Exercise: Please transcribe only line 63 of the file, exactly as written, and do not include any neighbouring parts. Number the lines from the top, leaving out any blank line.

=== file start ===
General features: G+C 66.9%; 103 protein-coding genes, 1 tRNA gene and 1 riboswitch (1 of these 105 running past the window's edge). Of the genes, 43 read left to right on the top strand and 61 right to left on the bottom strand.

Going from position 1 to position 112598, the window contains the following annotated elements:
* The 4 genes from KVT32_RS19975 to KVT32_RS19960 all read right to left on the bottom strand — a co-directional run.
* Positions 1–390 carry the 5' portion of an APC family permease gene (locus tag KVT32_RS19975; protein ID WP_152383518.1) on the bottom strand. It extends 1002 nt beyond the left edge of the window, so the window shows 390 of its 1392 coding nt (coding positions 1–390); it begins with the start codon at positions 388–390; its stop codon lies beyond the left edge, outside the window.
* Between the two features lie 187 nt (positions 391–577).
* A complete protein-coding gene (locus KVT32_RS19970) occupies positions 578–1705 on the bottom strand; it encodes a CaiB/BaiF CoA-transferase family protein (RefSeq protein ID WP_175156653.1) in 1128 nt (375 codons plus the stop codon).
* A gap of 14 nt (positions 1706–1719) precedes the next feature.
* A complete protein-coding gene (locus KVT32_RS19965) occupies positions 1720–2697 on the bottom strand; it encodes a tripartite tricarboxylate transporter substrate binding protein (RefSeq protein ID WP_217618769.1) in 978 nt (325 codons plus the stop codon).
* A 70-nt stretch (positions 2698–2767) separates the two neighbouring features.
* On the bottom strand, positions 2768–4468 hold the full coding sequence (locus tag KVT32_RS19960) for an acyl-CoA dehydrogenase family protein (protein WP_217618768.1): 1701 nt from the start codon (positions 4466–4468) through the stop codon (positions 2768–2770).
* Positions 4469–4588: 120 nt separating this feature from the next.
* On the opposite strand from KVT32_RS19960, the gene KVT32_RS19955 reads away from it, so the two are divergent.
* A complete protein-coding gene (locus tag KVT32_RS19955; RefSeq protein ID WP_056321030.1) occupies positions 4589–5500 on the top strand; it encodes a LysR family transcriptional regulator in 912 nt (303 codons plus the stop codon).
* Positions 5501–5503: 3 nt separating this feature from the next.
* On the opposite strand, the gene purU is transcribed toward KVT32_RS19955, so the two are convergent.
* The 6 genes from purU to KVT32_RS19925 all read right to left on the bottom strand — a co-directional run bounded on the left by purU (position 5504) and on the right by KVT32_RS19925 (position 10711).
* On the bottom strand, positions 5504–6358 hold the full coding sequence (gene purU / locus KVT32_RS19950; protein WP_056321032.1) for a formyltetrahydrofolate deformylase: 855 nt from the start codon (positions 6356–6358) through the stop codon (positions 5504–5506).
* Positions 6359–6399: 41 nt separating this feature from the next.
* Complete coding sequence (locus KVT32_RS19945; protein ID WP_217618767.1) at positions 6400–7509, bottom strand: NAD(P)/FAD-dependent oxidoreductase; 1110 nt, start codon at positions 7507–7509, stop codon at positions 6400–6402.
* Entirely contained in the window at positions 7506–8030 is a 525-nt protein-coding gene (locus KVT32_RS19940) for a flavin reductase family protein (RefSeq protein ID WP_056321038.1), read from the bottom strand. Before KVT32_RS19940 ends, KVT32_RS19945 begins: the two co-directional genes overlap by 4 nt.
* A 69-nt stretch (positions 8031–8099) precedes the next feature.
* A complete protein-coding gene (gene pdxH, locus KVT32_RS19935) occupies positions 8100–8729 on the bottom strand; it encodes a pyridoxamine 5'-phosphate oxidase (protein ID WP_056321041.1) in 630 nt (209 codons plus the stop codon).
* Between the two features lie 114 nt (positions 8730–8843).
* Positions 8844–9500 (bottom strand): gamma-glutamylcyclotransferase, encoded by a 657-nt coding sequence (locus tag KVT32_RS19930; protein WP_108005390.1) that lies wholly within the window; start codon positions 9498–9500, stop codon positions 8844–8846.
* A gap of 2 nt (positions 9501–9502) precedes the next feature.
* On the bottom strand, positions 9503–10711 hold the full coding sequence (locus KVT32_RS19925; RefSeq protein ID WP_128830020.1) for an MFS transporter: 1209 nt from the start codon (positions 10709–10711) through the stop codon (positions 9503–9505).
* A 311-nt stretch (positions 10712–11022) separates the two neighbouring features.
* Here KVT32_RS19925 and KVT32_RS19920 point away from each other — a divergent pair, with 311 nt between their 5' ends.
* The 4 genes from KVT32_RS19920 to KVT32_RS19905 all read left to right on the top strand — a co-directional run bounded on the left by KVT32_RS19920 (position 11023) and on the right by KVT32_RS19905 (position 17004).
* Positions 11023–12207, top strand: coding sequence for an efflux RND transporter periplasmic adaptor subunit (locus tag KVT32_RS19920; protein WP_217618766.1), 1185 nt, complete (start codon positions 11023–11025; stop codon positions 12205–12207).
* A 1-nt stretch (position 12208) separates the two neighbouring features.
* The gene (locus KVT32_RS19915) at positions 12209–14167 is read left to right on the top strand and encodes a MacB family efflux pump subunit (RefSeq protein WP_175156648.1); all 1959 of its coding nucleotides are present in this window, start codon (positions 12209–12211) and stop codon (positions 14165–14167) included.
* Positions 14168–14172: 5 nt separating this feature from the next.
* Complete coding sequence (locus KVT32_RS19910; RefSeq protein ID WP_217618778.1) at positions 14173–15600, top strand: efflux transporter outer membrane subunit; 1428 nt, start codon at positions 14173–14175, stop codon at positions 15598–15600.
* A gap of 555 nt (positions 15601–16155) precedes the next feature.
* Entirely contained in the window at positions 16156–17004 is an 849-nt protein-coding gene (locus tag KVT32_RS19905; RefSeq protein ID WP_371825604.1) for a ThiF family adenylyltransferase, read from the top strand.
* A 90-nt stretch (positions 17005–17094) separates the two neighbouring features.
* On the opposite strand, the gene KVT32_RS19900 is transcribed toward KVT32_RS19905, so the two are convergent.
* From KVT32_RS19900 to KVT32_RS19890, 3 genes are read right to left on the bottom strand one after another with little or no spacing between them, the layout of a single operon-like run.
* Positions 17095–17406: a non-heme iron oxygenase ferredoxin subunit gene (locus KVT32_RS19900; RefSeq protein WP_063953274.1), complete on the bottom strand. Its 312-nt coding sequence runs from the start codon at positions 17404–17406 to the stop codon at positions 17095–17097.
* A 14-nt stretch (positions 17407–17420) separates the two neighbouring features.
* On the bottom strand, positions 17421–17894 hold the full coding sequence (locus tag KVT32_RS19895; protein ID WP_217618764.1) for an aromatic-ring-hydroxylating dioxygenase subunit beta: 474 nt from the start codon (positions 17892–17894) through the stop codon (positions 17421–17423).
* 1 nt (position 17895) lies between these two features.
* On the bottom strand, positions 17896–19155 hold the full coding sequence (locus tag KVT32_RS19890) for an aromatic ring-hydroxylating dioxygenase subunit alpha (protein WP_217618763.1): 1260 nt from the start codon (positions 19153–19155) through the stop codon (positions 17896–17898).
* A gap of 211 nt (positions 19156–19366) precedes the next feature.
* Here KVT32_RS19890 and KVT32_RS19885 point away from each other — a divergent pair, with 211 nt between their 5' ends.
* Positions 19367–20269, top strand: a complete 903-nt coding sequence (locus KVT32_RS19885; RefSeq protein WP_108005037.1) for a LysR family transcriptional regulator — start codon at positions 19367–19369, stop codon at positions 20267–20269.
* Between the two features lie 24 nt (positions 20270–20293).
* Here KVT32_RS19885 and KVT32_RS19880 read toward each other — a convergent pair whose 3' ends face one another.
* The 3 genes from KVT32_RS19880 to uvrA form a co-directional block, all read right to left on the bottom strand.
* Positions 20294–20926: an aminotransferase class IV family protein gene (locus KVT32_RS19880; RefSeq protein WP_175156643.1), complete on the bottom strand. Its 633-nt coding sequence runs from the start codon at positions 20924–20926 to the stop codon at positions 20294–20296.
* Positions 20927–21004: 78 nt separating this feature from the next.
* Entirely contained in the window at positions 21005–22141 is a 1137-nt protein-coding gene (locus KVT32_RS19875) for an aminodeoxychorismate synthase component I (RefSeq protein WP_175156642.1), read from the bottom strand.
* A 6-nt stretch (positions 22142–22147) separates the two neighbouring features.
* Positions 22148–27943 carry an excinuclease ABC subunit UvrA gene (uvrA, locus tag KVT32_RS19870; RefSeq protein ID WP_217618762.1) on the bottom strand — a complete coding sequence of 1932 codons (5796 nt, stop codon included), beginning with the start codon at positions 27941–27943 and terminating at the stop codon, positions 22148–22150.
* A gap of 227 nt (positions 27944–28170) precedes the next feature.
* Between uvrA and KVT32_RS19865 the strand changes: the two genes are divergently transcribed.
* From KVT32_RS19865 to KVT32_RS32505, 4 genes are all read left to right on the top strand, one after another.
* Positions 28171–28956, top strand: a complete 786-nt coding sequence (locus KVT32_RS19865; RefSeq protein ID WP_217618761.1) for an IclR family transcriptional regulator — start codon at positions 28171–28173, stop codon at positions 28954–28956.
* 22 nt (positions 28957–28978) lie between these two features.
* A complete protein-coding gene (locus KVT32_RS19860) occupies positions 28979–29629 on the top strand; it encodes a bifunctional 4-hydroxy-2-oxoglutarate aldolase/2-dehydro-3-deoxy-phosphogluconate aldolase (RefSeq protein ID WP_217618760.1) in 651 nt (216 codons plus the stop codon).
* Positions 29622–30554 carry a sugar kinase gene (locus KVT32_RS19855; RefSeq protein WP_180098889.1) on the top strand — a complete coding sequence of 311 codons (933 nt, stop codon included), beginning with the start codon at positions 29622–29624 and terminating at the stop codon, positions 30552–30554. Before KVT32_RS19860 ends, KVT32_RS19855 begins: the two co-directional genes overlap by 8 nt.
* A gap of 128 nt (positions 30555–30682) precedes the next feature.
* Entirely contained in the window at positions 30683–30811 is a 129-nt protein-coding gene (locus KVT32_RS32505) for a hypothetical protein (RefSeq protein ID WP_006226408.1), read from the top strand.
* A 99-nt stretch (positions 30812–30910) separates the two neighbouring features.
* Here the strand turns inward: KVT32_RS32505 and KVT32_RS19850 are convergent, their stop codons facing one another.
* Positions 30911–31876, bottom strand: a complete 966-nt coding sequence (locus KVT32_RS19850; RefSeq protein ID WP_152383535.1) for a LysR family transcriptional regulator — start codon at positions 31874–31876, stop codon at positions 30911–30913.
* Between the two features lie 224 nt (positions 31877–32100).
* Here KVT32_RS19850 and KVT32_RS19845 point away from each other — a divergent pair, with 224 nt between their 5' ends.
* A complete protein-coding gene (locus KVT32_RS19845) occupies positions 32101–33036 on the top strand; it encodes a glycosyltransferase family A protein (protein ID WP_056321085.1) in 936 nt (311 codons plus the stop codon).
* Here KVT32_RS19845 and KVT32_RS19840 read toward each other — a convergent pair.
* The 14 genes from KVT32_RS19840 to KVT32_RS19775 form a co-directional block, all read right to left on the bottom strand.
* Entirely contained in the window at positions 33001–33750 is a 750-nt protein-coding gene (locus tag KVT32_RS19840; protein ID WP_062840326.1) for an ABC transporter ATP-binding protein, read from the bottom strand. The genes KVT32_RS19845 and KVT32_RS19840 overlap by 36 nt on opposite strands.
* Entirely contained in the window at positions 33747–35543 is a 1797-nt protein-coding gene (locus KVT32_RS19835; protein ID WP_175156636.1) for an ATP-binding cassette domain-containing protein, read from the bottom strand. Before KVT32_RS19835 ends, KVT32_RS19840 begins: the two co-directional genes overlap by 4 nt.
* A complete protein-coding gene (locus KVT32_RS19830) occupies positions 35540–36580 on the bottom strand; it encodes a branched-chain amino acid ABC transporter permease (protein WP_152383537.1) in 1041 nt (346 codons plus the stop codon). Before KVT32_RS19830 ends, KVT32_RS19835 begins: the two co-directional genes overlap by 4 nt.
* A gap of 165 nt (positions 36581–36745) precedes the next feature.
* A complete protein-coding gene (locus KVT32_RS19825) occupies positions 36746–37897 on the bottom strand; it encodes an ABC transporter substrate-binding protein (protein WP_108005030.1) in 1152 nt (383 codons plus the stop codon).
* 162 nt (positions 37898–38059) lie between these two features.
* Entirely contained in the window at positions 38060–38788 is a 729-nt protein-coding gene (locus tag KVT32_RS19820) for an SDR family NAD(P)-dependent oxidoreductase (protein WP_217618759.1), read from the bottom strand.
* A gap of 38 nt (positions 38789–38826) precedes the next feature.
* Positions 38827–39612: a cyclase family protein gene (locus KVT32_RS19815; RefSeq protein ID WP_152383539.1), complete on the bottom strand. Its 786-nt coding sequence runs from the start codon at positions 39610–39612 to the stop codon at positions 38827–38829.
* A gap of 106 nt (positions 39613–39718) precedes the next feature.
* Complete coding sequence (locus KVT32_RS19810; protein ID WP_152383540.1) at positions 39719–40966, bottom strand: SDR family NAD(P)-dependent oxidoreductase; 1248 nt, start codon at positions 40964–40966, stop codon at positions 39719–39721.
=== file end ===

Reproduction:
* A gap of 128 nt (positions 30555–30682) precedes the next feature.